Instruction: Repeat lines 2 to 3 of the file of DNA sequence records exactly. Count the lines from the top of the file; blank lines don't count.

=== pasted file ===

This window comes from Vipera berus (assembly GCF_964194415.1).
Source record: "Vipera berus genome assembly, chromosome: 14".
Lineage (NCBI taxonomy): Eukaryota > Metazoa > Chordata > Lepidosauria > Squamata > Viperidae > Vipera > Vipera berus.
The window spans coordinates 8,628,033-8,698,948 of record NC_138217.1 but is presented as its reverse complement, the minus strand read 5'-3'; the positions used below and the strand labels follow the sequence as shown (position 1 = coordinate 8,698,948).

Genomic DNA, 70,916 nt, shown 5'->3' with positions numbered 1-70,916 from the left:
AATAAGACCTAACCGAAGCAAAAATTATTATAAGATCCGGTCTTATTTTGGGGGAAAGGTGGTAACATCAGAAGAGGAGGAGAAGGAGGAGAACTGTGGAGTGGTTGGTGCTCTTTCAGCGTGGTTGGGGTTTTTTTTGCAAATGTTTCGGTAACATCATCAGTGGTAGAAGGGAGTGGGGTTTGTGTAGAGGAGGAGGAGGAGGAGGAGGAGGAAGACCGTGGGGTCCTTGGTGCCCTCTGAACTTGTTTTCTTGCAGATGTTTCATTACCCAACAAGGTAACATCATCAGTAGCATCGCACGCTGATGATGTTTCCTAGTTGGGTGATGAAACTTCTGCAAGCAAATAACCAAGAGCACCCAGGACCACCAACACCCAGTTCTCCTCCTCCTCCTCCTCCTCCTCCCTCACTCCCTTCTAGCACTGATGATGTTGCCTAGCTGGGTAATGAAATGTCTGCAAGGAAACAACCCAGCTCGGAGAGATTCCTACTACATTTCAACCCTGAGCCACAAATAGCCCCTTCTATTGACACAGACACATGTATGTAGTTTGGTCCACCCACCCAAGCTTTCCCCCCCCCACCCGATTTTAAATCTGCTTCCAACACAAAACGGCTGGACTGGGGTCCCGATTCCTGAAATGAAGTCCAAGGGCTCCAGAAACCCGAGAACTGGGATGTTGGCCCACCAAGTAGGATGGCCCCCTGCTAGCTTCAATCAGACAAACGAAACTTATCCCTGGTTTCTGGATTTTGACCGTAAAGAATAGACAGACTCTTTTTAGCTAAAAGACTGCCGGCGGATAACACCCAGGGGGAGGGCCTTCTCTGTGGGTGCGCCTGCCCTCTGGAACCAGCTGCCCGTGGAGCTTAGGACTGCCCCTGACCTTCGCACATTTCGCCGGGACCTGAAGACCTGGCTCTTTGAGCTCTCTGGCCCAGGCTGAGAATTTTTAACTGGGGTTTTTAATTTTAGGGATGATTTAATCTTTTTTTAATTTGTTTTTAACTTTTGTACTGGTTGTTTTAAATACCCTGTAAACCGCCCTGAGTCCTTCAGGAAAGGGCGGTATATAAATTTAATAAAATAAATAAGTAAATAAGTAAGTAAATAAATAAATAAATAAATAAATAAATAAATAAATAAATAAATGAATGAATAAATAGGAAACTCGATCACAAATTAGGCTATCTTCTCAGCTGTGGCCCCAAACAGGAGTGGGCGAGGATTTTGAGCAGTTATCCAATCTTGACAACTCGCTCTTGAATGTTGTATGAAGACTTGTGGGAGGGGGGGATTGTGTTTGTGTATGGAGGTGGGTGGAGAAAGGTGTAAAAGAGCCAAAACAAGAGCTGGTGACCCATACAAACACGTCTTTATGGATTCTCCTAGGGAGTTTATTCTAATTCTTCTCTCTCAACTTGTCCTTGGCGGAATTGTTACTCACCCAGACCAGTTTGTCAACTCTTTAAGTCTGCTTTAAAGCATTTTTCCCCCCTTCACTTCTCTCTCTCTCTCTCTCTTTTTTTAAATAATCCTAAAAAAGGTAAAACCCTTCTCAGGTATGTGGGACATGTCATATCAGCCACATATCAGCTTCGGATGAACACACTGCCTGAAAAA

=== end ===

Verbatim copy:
Source record: "Vipera berus genome assembly, chromosome: 14".
Lineage (NCBI taxonomy): Eukaryota > Metazoa > Chordata > Lepidosauria > Squamata > Viperidae > Vipera > Vipera berus.